Painter Bernard Chaet, who died in October at 88, has a bracing mini-retrospective at Alpha Gallery. Chaet came up with the first wave of Boston Expressionists who studied at the School of the Museum of Fine Arts in the 1940s. He went on to teach at Yale University for nearly four decades, during which time Yale became one of the leading art schools in the country.
Chaet was a painter’s painter, concerned with how the basics — shape, space, color, and light — can coalesce into something electric. He was an expressionist in the elemental sense of the word: His brushwork was bold and fluid. The Boston Expressionists tended to use that painterly quality to capture agitated narratives and anxieties. That is less the case with Chaet. Rather, the more painterly his work grew over the years, the more it seemed to be only about painting itself.
In his earlier works here, the paint is thinner, the brushwork more constrained, and there’s a trace of uneasy, psychologically charged narrative. In “Sunset, North” (1959-60), a white-skinned woman in a big blue coat dominates the foreground as she watches a sunset cast an eerie, cool green over water. That green seeps into a sky seething with red and ocher. The vital, muscular seascape hints at those that dominate Chaet’s later paintings, but in this one the moody woman dominates. The artist’s interiors, such as “Blue Stairs,” 1971, are also deft, but careful.
In a 1997 interview with Alpha director Joanna Fink, Chaet says that using watercolors transformed his work; he sought to bring the immediacy of that medium to oil painting, and took his oils outside. As he focused on landscapes, the canvases became less coy and psychological, and more frontal and commanding. The landscapes are the best work here, chromatically and formally daring.
There’s “Broken Light” (2001-2005), a tall, narrow seascape with a fevered, concentric sun shedding its long, columnar reflection over acid-toned water and onto shuddering, red-green rocks at the bottom. And the royal blue in “Blue” (2008) gives the sky substance with great, thick, eddying daubs of paint, which describe imposing clouds sandwiched between green sky and green water.
Chaet, who lived on the North Shore, painted the same rock-anchored seascapes over and over again, but he brought a virility and freshness to his painting that made his best work startling.
Reyner, Gibbs look closer
Gold brightens up the darkest days of the year at Beth Urdang Gallery, where Nancy Reyner and Charlotte Andry Gibbs make liberal use of it in their paintings. Catch one of Reyner’s landscapes hanging in the gallery’s window on a sunny day, and it dazzles. But each artist is after more than that bewitching gleam — too much light and it interrupts the experience of looking.
Reyner lays on squares of gold leaf, then paints over them. In the mountainous “Lava and Blue Lake,” she applies the paint delicately, and in many ways. There are banks of cottony white clouds that look as though they were puffed on through a straw, vapors of green, and swipes of powder blue. These all conspire to create deep space, middle ground, and surface adornments. Sometimes the gold erupts through; sometimes it’s a warm, almost coppery backdrop. There’s a suggestion, in these hallucinatory landscapes, of Asian landscape painting, but the grid of gold leaf also winks at modernism.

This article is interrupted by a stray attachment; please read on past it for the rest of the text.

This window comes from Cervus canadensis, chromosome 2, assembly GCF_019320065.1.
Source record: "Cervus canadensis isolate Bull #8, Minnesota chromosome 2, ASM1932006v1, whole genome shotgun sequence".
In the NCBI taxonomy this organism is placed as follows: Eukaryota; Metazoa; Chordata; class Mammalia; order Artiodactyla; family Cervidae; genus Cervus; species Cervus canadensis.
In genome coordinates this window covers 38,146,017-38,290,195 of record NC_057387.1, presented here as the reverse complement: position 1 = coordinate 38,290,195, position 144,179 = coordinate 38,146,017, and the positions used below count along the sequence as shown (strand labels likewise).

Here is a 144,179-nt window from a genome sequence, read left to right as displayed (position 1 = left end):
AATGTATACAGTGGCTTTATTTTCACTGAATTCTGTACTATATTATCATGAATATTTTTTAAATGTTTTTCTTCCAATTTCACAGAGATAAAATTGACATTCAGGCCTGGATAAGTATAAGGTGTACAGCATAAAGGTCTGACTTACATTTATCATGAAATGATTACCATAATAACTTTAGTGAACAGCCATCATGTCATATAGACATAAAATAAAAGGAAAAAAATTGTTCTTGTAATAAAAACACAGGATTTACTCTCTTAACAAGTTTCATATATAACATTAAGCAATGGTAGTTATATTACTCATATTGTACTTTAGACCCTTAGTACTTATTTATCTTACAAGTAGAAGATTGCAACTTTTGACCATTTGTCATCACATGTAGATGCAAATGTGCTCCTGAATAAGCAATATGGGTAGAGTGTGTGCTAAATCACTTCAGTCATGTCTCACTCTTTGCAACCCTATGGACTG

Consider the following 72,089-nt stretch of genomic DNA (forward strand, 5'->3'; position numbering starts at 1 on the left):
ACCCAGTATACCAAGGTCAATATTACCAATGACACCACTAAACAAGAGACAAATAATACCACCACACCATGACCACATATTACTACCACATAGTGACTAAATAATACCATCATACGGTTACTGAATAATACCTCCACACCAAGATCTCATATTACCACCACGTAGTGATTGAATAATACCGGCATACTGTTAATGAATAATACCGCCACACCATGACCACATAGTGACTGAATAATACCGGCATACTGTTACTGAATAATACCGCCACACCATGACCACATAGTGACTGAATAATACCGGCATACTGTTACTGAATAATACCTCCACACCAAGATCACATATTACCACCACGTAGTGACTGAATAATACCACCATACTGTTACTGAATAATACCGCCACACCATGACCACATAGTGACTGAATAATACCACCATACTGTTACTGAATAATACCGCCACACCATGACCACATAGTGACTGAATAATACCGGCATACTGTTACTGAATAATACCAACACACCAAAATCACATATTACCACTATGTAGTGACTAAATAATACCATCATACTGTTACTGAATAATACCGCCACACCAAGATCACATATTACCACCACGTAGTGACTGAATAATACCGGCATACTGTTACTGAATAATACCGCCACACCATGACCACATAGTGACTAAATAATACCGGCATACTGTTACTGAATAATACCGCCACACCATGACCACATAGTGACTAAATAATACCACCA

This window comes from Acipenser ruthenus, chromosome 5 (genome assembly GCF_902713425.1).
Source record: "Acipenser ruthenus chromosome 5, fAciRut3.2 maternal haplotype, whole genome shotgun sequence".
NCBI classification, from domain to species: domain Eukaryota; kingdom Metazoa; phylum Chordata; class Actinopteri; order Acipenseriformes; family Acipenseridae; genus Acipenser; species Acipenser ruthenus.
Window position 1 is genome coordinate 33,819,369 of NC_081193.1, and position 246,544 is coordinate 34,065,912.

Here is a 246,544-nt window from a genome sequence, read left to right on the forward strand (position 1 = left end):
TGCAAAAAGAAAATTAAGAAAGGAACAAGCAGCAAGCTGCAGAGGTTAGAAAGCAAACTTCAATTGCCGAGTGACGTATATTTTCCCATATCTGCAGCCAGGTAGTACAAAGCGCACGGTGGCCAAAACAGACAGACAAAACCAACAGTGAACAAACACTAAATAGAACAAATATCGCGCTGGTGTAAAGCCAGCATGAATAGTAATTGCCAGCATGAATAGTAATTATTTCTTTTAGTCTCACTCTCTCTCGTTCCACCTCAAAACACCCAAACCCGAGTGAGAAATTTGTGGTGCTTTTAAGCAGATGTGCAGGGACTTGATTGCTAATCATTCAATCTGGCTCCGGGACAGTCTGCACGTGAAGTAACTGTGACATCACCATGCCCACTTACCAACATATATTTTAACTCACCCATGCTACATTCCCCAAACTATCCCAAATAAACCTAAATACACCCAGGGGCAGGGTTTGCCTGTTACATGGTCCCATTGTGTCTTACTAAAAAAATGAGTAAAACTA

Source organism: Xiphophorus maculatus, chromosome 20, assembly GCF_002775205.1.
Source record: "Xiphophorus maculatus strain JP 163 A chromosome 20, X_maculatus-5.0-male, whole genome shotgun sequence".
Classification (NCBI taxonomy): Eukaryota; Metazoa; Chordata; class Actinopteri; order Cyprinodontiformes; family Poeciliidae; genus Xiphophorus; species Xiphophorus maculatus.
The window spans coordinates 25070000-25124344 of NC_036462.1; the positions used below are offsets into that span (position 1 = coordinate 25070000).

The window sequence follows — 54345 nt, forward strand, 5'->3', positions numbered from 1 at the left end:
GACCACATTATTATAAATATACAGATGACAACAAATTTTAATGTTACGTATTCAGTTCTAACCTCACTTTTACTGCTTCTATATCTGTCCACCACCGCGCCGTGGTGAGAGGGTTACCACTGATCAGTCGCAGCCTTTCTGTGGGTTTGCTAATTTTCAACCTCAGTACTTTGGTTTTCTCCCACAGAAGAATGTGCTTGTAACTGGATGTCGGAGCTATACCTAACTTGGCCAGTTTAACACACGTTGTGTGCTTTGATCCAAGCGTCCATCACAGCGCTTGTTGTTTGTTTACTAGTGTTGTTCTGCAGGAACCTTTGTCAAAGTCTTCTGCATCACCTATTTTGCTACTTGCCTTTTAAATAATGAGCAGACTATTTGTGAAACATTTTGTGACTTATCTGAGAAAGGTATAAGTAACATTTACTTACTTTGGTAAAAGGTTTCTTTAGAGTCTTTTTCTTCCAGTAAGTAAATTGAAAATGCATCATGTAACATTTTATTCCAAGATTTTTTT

Gibbs focuses on iconography, using gold leaf and paint to re-create flags, corporate logos, and legendary works of art. While crafting a gold American flag, or a Coca-Cola or Chevrolet logo in gold, feels like a too obvious jab at capitalism, all the works together draw intriguing formal connections.
The two-toned gold Chevy emblem, a squat, forward-leaning plus sign, in “Iconic” hangs beside “Homage to Josef Albers,” Gibbs’s gold version of the concentric squares in Albers’s “Homage to the Square” series. “Eternal — For Neil Armstrong,” a white gold circle on yellow gold, references the moon, but also the elemental geometry of the paintings of Kazimir Malevich, and it hangs near “IKONA (Icon),” a red and gold version of the circular Coke logo. Together, works like these link modernist art trends, from Malevich’s Suprematism to Pop, to some of the historic and visual signatures of the 20th century.
White is the palette at Vessels Gallery. “Winter Whites” features ceramicists who work in or
with white. Naoko Matsumoto’s “Coral Teapot” series features tiny pots that are creepy, fey, and exquisite. “Coral Teapot VI” looks covered with radiant barnacles, with spiky leaf-like forms for its handle. Joan Walton’s “Stretched White Tube” appears constructed with small, pebbly wads of gum, each seamed and crackly, mottled with brown. Judy Tavill’s vessels are deeply corrugated, creating a sense of fluid motion in a teapot or a bowl.
Also on view are Boston’s resident abstract expressionist Jo Ann Rothschild’s nutty and delightful cartoony drawings. These are spare and small compared with the artist’s paintings, less operatic and more sly. “Birthday, LC” features ragged inked circles, some squiggled over, some toothed or ringed with petals, frolicking around and over a steamy phantasm of pink folding into mauve — quite celebratory.